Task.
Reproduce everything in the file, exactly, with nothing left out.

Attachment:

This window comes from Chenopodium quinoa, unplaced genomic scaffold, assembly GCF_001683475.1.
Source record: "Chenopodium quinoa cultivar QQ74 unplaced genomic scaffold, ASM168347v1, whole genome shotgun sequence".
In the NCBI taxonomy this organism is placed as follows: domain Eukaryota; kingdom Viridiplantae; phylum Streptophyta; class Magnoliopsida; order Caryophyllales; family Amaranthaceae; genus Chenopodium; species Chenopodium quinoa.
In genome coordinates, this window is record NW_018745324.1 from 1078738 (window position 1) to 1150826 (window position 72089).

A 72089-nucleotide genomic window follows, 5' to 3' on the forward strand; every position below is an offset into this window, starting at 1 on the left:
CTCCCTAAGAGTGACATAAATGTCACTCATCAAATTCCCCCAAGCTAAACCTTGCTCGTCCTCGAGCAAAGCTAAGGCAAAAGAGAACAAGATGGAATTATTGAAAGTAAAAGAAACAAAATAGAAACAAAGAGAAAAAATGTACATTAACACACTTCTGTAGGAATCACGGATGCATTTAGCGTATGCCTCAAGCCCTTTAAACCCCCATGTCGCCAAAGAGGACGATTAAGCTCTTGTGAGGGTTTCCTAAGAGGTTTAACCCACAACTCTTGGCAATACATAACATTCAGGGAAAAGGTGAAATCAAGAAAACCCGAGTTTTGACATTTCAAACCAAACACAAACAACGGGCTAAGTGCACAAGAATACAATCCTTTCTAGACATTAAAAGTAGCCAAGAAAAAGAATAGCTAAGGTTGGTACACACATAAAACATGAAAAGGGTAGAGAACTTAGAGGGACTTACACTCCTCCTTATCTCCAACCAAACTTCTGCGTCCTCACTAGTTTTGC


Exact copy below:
This window comes from Chenopodium quinoa, unplaced genomic scaffold, assembly GCF_001683475.1.
Source record: "Chenopodium quinoa cultivar QQ74 unplaced genomic scaffold, ASM168347v1, whole genome shotgun sequence".
In the NCBI taxonomy this organism is placed as follows: domain Eukaryota; kingdom Viridiplantae; phylum Streptophyta; class Magnoliopsida; order Caryophyllales; family Amaranthaceae; genus Chenopodium; species Chenopodium quinoa.
In genome coordinates, this window is record NW_018745324.1 from 1078738 (window position 1) to 1150826 (window position 72089).

A 72089-nucleotide genomic window follows, 5' to 3' on the forward strand; every position below is an offset into this window, starting at 1 on the left:
CTCCCTAAGAGTGACATAAATGTCACTCATCAAATTCCCCCAAGCTAAACCTTGCTCGTCCTCGAGCAAAGCTAAGGCAAAAGAGAACAAGATGGAATTATTGAAAGTAAAAGAAACAAAATAGAAACAAAGAGAAAAAATGTACATTAACACACTTCTGTAGGAATCACGGATGCATTTAGCGTATGCCTCAAGCCCTTTAAACCCCCATGTCGCCAAAGAGGACGATTAAGCTCTTGTGAGGGTTTCCTAAGAGGTTTAACCCACAACTCTTGGCAATACATAACATTCAGGGAAAAGGTGAAATCAAGAAAACCCGAGTTTTGACATTTCAAACCAAACACAAACAACGGGCTAAGTGCACAAGAATACAATCCTTTCTAGACATTAAAAGTAGCCAAGAAAAAGAATAGCTAAGGTTGGTACACACATAAAACATGAAAAGGGTAGAGAACTTAGAGGGACTTACACTCCTCCTTATCTCCAACCAAACTTCTGCGTCCTCACTAGTTTTGC